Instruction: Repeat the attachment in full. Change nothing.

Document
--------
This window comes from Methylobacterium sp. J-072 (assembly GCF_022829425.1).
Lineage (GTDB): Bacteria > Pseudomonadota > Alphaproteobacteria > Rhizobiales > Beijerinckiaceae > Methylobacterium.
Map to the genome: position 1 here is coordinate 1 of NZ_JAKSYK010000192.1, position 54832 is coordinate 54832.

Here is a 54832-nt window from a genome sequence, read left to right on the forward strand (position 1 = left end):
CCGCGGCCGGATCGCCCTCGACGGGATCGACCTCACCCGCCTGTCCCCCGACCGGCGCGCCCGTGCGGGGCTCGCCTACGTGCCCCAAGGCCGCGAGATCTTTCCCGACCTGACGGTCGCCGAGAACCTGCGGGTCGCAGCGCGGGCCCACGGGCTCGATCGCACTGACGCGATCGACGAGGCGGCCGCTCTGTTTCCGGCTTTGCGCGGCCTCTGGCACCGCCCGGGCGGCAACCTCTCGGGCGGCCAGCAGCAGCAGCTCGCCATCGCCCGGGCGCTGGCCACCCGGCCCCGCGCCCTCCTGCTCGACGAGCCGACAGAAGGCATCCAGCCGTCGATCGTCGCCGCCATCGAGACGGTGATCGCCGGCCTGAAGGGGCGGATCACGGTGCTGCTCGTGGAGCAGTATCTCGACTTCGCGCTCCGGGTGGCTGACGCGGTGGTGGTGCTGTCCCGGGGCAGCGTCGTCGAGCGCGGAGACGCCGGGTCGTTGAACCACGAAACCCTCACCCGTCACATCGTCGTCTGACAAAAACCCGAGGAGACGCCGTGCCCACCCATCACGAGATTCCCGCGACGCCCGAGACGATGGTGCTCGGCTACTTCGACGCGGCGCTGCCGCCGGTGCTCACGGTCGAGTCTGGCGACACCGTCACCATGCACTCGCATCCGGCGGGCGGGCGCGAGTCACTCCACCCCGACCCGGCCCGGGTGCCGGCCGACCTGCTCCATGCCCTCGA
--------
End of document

This window comes from Methylobacterium sp. J-072 (assembly GCF_022829425.1).
Lineage (GTDB): Bacteria > Pseudomonadota > Alphaproteobacteria > Rhizobiales > Beijerinckiaceae > Methylobacterium.
Map to the genome: position 1 here is coordinate 1 of NZ_JAKSYK010000192.1, position 54832 is coordinate 54832.

Here is a 54832-nt window from a genome sequence, read left to right on the forward strand (position 1 = left end):
CCGCGGCCGGATCGCCCTCGACGGGATCGACCTCACCCGCCTGTCCCCCGACCGGCGCGCCCGTGCGGGGCTCGCCTACGTGCCCCAAGGCCGCGAGATCTTTCCCGACCTGACGGTCGCCGAGAACCTGCGGGTCGCAGCGCGGGCCCACGGGCTCGATCGCACTGACGCGATCGACGAGGCGGCCGCTCTGTTTCCGGCTTTGCGCGGCCTCTGGCACCGCCCGGGCGGCAACCTCTCGGGCGGCCAGCAGCAGCAGCTCGCCATCGCCCGGGCGCTGGCCACCCGGCCCCGCGCCCTCCTGCTCGACGAGCCGACAGAAGGCATCCAGCCGTCGATCGTCGCCGCCATCGAGACGGTGATCGCCGGCCTGAAGGGGCGGATCACGGTGCTGCTCGTGGAGCAGTATCTCGACTTCGCGCTCCGGGTGGCTGACGCGGTGGTGGTGCTGTCCCGGGGCAGCGTCGTCGAGCGCGGAGACGCCGGGTCGTTGAACCACGAAACCCTCACCCGTCACATCGTCGTCTGACAAAAACCCGAGGAGACGCCGTGCCCACCCATCACGAGATTCCCGCGACGCCCGAGACGATGGTGCTCGGCTACTTCGACGCGGCGCTGCCGCCGGTGCTCACGGTCGAGTCTGGCGACACCGTCACCATGCACTCGCATCCGGCGGGCGGGCGCGAGTCACTCCACCCCGACCCGGCCCGGGTGCCGGCCGACCTGCTCCATGCCCTCGA